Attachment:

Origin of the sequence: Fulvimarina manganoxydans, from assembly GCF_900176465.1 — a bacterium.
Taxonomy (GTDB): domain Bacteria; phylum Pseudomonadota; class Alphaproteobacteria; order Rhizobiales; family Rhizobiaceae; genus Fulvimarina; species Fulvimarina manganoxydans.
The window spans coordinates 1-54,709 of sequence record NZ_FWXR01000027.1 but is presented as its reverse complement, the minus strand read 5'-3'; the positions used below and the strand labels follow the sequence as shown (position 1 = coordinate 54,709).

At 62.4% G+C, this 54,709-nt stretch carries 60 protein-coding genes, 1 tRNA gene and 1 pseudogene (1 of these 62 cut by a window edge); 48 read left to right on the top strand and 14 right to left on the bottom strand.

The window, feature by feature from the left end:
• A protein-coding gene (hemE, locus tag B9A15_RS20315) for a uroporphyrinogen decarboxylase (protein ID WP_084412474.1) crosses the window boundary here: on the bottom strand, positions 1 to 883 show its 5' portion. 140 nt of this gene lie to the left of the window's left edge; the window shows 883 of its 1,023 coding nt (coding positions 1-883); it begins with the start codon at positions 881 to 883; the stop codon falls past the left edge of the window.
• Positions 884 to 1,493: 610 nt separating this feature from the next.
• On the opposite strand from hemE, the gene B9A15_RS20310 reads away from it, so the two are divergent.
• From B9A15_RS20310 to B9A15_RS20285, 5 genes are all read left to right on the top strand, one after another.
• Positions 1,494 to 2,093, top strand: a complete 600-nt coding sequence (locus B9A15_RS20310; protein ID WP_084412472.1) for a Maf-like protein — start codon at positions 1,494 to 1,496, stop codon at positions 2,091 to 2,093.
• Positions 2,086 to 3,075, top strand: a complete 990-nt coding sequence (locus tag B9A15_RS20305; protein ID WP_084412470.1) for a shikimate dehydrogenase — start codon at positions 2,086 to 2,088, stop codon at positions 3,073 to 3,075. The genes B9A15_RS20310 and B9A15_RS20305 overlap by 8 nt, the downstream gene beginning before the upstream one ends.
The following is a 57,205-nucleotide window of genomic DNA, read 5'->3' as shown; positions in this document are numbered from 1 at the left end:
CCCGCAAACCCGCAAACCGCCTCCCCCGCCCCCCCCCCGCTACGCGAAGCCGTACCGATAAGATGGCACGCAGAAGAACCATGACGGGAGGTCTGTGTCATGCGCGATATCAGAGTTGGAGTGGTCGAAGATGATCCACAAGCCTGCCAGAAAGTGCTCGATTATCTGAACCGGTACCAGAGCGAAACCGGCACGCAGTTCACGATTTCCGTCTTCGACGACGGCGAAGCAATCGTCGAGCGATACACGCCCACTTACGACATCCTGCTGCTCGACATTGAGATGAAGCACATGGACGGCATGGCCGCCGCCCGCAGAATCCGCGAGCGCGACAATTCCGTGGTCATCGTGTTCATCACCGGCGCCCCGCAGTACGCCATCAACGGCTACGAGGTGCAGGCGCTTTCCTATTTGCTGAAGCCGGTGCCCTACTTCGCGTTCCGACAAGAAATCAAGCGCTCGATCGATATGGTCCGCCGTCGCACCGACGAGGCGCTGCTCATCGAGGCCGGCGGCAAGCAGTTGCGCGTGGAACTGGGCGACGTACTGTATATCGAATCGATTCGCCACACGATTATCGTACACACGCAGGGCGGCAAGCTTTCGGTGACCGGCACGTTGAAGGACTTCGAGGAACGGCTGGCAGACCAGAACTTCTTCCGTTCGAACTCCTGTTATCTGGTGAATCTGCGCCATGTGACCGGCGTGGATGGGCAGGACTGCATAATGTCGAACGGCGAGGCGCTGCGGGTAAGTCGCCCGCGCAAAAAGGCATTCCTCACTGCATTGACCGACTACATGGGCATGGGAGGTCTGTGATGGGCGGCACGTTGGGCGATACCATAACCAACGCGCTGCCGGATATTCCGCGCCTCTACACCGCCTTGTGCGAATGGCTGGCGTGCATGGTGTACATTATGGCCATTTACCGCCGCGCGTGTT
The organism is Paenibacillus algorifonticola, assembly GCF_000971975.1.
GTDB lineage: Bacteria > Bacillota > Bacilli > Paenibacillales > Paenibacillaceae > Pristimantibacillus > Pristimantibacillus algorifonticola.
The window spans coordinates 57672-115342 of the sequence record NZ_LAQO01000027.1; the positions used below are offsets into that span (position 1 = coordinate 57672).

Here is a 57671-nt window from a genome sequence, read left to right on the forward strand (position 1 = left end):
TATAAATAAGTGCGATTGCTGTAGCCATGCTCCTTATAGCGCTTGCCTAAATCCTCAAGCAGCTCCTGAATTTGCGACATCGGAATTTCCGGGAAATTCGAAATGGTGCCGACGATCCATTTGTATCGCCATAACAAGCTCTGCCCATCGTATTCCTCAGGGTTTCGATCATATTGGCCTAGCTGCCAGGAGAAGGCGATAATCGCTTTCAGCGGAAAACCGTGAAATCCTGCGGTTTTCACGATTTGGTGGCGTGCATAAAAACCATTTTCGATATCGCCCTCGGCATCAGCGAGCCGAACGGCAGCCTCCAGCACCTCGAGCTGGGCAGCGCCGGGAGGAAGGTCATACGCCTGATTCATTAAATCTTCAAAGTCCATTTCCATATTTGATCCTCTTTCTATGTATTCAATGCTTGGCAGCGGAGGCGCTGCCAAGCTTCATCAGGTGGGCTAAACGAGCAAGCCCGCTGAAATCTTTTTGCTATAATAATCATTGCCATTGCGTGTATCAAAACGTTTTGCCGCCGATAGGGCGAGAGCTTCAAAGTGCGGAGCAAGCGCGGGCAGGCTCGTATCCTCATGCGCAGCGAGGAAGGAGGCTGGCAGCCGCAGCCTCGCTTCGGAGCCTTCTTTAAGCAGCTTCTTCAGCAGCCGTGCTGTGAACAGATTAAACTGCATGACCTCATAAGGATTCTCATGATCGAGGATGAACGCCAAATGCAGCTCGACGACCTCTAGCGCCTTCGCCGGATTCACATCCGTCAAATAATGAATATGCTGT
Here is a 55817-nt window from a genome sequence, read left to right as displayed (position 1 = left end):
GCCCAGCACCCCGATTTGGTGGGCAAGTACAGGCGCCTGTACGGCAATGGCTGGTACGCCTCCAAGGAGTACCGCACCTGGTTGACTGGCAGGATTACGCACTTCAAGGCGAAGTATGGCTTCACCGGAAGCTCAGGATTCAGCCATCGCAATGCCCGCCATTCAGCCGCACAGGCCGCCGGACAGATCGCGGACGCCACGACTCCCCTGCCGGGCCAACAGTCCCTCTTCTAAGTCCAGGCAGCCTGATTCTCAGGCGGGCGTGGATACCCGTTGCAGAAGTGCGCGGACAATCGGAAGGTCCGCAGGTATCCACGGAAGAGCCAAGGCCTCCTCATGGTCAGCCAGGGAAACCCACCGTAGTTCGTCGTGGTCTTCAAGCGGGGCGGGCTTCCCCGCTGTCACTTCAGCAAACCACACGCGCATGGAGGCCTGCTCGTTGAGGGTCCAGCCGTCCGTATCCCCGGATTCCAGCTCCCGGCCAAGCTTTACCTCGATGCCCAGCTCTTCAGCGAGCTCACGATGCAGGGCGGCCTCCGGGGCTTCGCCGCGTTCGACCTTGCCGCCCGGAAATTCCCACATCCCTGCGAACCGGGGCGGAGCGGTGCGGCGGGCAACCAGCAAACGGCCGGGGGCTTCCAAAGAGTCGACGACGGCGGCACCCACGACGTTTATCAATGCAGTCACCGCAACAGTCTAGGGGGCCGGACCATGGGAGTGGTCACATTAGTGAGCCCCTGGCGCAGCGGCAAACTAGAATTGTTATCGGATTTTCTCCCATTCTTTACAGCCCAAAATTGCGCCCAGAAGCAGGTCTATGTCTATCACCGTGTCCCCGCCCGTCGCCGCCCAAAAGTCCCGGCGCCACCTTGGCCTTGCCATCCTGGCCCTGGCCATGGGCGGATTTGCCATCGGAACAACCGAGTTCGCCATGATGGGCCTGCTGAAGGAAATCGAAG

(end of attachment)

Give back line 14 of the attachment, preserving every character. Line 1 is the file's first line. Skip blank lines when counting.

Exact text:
The organism is Paenibacillus algorifonticola, assembly GCF_000971975.1.